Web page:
Dear Georgetown University,
You are accountable for all the suffering caused by your facilities and management system.
As an international student, when I first visited Georgetown, I was mesmerized by the campus and could not wait to live here. Given the university’s reputation as an elite institution, I expected to live in good conditions with acceptable maintenance services.
I had no idea how wrong I was. Three years in, my experience with Georgetown housing has been nothing but disastrous.
During my freshman year, I became accustomed to seeing rats and insects in my Village C West dorm. As if rats were not enough, at the end of my freshman year, I was diagnosed with a fungal skin infection disseminating through mold, which was definitely prevalent in our dorm room. For two months, I used prescribed medicine, feeling disgusted by every inch of my own body. When my body finally healed, I was around 15 pounds lighter than I had been just two months prior.
Dear Georgetown, you are accountable for my infectious disease and all the hazardous situations caused by the mold in your dorm rooms.
Regardless of these disturbances with facilities, a classmate once told me, it is still manageable to live in Georgetown, as no rat or broken door handle can actually “kill me.” He was correct, a leaking sink would not kill me.
What did have potential to kill me, however, was a gas leak.
During Thanksgiving break of my sophomore year, my roommate and I stayed in Washington, D.C., along with some other residents in our Alumni Square tower. After a few people started to smell gas, the issue was immediately reported. Facilities briefly examined the room, concluding nothing was wrong. My roommate had been sleeping in the room with a gas leak for three days before the D.C. fire department intervened and told us to immediately evacuate the building the night before classes began. Georgetown facilities failed to ensure our safety, so the D.C. fire department had to.
Once we evacuated the building, I immediately called Georgetown Emergency Response Medical Services after my roommate said that she was feeling dizzy, probably due to prolonged exposure to the leak. GERMS told us that two other students had already been hospitalized for the same gas leak, one of whom had severe asthma issues. As they gave my roommate oxygen, I prayed to God she would be okay.
Dear Georgetown, you are accountable for the toxic gas they breathed in for three full days.
At the beginning of this year, I expected a better experience, as I would be living in a renovated Alumni Square apartment. However, this school year again proved to be an unpleasant one. This past week, 85 students were relocated to the Georgetown University Hotel as a result of roof damage, and I was one of them. The issue had been known for a while, yet students were abruptly notified last Monday and given only four days to pack in the middle of midterm season.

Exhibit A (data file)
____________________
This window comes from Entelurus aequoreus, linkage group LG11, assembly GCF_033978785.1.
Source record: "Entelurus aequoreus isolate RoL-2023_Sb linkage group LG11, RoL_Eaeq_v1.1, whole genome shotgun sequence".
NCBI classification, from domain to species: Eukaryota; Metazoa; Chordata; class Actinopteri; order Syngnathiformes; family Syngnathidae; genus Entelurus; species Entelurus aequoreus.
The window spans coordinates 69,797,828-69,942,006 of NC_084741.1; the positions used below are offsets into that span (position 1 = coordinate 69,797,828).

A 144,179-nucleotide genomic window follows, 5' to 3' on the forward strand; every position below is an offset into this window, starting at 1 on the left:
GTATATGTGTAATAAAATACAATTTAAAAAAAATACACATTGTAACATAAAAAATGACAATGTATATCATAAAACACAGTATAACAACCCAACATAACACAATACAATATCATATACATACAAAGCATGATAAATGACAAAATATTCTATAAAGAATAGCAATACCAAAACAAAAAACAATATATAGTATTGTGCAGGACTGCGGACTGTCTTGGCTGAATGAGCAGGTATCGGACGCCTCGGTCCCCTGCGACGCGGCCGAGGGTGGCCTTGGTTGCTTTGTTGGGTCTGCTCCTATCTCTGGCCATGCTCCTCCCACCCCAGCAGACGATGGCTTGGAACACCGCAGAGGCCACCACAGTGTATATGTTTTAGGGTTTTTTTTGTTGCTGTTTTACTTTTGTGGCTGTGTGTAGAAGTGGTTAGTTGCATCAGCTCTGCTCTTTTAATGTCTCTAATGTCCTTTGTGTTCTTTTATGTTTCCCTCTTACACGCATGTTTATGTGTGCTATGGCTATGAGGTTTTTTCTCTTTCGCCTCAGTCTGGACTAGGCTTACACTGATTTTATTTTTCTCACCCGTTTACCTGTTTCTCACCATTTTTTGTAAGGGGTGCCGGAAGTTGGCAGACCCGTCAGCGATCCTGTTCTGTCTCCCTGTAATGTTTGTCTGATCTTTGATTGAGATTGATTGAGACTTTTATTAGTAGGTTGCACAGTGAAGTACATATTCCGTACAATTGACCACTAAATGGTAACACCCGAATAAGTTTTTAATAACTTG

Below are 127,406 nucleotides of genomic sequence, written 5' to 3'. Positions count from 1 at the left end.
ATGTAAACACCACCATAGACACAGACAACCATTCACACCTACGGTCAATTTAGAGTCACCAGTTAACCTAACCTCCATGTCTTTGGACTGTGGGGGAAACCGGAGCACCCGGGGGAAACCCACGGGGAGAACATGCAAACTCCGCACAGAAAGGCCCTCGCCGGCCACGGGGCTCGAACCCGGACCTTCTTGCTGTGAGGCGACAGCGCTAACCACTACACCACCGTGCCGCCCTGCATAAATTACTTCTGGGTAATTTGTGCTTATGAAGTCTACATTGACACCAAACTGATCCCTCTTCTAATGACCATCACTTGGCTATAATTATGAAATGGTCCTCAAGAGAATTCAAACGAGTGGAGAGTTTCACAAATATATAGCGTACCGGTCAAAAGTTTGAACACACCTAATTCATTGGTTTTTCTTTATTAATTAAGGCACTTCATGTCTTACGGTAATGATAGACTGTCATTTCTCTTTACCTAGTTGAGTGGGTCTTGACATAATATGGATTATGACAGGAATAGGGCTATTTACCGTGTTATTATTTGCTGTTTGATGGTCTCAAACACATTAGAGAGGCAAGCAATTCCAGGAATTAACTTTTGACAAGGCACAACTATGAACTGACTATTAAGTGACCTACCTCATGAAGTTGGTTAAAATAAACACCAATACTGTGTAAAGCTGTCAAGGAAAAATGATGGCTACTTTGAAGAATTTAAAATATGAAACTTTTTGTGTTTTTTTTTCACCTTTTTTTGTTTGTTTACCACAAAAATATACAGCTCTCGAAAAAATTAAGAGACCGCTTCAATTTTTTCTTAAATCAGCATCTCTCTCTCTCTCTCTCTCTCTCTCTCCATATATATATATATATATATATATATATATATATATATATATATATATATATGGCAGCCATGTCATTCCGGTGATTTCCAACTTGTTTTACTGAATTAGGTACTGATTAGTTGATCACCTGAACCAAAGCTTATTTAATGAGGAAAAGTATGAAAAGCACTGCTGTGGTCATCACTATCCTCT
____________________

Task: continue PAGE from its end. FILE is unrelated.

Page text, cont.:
The lack of transparency about this relocation must be addressed. Students were moved because of an “abundance of caution,” according to an email from the university; however, the fact that students were not even given the weekend to relocate suggests a more serious issue. As students whose lives were potentially threatened under these collapsing roofs, we are entitled to know the full extent of the danger we were faced with.
Dear Georgetown, you are accountable for all the stress and anxiety caused by this situation. And no, a refund and free ice cream does not make up for the abrupt move. Address this lack of transparency and release the engineering report, immediately.
The suffering of the students can no longer be ignored. Address the ongoing neglect of university infrastructure, now. You eagerly advertised your Jesuit values on brochures and campus tours, but they are nowhere to be seen in the way you manage your housing and facilities. If you claim to abide by the principle of cura personalis, substantiate it with appropriate action.
No student should ever sleep in hazardous conditions at an institution for which they pay more than $70,000 per year to attend. If you mandate that students live on campus for three full years, then you are responsible for providing on-campus residences that are acceptable to live in.
Humeyra Selcukbiricik is a junior in the College. Of Mice and Mold is a series of student and alumni letters highlighting issues within Georgetown University’s housing and maintenance.